The Hong Kong government has passed amendments today to the territory’s arbitration ordinance to clarify that IP rights can be the subject of arbitration. The existing legislation does not specify that this is possible. The provisions in the ordinance will take effect on January 1, 2018. While the amendment may encourage more parties to go for this form of dispute resolution for IP cases, barriers still remain in choosing arbitration.

The arbitration Bill has been in the works for close to two years. It clarifies that all disputes relating to the scope, validity, ownership, infringement and subsistence of IP rights are arbitrable. The change is in line with the government’s drive to promote Hong Kong as a dispute resolution centre.

Making IP arbitrable

Charmaine Koo

Unlike other areas such as construction, arbitration has not been used as widely for dispute resolution. “IP as an arbitrable subject matter has been challenging because IP is territorial, so rules apply separately in different places,” says Charmaine Koo, partner at Deacons. “In Hong Kong the trade mark registry is based on prior rights for example, and if parties go through arbitration, which is based on parties fundamentally having their own authority and taking matters into private hands, what goes on the trade mark register affects other people, so people need to know what is decided and decisions affect policies.”

The Bill clarifies that an award relating to IP rights does not cover a third-party licensee who is not a party to the arbitral proceedings. But can awards be enforced? “There is still uncertainty whether awards can be enforced in places that do not allow for IP arbitration, such as China. In the US, the law specifically says that parties using arbitration can register their decisions with the public register,” adds Koo.

“An increasing number of jurisdictions now recognise contractual IP disputes, which are disputes arising out of commercial contracts, licensing and technology development that can be resolved inter partes as arbitrable,” says Sarah Grimmer, secretary general, Hong Kong International Arbitration Centre (HKIAC). “Additionally, an increasing number of jurisdictions also now recognise issues concerning the validity of IP rights as arbitrable, at least as between the parties; these jurisdictions include the United States, Canada, Switzerland, Japan, Singapore and Belgium.”

Drafting proper arbitration clauses

Ensuring that an arbitration clause is drafted properly is of utmost importance to avoid pitfalls in the arbitration process. “In drafting arbitration clauses, parties should agree on where the arbitration should take place, how many arbitrators will be on the panel and the subject matter for arbitration, or else parties may separately go to the patent office to invalidate the other party’s patent in a patent case for example,” says Koo. “Parties should think carefully of issues that may come up so that they do not fall foul to the wording of a clause. For example, agreeing on where an award may be enforceable, the language of arbitration, applicable law used, procedural rules and which arbitral organisation to use for the arbitration.”

Sarah Grimmer

“Parties negotiating a contract relating to IP rights should be aware that their choice of arbitral procedure can significantly impact the conduct of the arbitral proceedings and the availability of interim or emergency relief, which is particularly relevant for the protection of IP rights,” says Grimmer. “Parties are advised to use model arbitration clauses in their contracts, like the 2013 HKIAC Administered Arbitration Rules model clause. Model clauses are designed to ensure effective dispute resolution proceedings and can be included in any contract.”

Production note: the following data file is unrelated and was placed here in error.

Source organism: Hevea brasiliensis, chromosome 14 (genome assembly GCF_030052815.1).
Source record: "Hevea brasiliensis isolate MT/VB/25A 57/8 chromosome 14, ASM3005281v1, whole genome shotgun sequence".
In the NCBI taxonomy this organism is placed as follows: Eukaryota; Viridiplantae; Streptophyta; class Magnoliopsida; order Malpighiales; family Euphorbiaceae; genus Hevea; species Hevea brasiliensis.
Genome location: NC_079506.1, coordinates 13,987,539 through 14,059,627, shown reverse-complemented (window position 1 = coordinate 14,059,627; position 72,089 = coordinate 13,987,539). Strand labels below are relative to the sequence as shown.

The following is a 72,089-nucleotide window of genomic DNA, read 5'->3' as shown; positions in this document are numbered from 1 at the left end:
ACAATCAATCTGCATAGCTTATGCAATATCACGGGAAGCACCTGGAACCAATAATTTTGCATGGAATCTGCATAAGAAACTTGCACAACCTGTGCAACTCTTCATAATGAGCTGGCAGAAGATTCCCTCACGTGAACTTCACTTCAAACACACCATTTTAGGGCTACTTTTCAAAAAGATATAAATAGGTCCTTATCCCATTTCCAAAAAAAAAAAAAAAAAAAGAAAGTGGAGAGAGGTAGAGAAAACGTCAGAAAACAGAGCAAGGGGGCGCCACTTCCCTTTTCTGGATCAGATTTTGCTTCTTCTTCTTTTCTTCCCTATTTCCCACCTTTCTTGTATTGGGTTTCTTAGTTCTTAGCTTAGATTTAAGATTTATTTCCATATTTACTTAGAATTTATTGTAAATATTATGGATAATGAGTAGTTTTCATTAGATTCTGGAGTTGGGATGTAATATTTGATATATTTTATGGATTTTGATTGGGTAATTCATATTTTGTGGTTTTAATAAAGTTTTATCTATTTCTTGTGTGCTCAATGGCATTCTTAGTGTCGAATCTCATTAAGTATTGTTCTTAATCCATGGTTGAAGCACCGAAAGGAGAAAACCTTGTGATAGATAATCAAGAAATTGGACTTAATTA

To arbitrate or not to arbitrate?

Confidentiality and the ability to enforce awards are important motivations for parties to choose arbitration but it is still not widely used in Hong Kong. Strategies to help parties lower costs and duration of arbitration may help.

“The New York Convention provides a regime for the recognition and enforcement of foreign arbitral awards across 156 contracting states,” says Grimmer. “The broad coverage of the New York Convention does not have a litigation equivalent. The recognition of court judgments is reliant on several bilateral and multilateral treaties and agreements, which makes arbitration significantly more attractive than litigation for cross-jurisdictional disputes.”

“For countries that are signatories to the New York Convention, enforcement is easier and it is more common for parties to choose arbitration for matters related to breach of confidence and trade secrets because of the confidentiality issue,” says Koo. “However, the court can be faster as parties are more likely to settle. There is the stigma that with court proceedings, parties feel more pressured.”

“Another significant advantage to arbitration is procedural flexibility,” says Grimmer. “In the context of IP disputes, it may be important for parties to preserve the confidentiality of information exchanged during the course of the arbitral proceedings or to select arbitrators with the technical expertise. Also, parties can exercise control over the cost and duration of the proceedings by, for example, agreeing to refer the dispute to a sole arbitrator rather than a three-member tribunal or by limiting the number of submissions exchanged and the scope of the document production process.”

Hong Kong wants to make arbitration more attractive for IP dispute resolution. Anyone contemplating the possibility of using it for IP matters should understand the benefits and drawbacks and draft arbitration clauses carefully so that there is no ambiguity should arbitration be necessary in the future. Measures to save costs and reduce the time required can help parties overcome procedural challenges in the arbitration process.